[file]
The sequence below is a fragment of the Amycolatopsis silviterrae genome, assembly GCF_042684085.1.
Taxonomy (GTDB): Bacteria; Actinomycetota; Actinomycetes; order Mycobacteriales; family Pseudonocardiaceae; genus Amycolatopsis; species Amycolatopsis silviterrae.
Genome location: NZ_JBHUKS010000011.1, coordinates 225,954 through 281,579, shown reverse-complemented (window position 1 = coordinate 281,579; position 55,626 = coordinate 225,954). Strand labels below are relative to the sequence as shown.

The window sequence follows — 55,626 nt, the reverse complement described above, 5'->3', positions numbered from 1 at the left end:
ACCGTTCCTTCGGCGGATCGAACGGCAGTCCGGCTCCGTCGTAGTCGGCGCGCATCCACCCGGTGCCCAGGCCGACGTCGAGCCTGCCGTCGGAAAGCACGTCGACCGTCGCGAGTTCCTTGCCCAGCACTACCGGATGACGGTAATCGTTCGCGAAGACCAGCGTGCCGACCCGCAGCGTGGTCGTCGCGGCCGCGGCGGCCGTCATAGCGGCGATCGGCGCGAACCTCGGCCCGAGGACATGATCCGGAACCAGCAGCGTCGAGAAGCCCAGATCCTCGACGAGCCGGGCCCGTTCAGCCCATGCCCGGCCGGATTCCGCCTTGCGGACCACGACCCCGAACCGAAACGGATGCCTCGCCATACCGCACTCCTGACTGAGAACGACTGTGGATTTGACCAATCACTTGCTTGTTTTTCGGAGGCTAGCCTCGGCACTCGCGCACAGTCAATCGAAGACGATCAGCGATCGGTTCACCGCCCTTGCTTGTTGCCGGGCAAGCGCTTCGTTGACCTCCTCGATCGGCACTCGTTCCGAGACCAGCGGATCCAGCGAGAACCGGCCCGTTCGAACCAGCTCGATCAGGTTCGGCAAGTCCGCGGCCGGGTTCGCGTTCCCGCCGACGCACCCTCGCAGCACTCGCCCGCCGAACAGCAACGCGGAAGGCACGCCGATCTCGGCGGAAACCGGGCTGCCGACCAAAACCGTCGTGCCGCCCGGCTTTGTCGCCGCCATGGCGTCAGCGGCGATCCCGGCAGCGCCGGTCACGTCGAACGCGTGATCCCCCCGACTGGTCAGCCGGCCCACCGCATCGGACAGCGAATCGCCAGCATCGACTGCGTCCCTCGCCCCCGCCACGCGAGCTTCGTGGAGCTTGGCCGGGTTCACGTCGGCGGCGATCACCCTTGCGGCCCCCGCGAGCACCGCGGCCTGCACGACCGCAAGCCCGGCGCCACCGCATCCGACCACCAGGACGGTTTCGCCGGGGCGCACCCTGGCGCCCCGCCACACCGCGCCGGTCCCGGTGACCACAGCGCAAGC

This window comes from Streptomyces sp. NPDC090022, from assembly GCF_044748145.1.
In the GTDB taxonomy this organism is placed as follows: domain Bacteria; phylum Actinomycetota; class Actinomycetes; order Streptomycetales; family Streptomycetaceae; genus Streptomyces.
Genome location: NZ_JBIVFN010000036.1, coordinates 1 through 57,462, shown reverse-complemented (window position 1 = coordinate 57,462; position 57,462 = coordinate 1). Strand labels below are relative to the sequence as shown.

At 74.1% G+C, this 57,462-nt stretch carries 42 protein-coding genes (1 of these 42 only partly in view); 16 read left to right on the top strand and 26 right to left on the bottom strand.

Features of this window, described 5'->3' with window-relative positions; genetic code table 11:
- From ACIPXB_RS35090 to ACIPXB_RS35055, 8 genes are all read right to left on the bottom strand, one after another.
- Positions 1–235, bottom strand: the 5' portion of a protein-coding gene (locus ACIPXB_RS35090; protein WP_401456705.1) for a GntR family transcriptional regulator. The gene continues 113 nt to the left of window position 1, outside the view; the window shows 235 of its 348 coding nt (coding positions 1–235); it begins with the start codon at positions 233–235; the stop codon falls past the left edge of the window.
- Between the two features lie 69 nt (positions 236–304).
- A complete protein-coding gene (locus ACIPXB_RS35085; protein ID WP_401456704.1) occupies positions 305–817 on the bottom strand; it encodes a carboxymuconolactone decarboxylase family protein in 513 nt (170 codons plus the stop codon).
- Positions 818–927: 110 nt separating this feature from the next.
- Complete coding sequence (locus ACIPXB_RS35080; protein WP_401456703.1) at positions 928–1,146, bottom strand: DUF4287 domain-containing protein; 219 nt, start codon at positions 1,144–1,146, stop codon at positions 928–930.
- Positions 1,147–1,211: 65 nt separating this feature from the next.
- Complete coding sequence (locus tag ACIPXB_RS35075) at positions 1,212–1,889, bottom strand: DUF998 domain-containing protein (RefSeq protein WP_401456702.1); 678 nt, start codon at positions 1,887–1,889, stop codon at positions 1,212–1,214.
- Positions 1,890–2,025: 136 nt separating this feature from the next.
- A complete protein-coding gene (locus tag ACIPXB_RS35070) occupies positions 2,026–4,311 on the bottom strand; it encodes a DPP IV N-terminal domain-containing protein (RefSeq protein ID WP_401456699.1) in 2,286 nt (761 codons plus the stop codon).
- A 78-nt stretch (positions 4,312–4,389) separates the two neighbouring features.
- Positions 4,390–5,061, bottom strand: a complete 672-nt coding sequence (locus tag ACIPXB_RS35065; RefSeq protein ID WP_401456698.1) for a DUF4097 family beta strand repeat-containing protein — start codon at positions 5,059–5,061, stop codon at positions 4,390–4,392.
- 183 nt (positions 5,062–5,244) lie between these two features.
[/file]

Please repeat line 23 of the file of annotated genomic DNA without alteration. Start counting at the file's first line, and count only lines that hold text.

- 183 nt (positions 5,062–5,244) lie between these two features.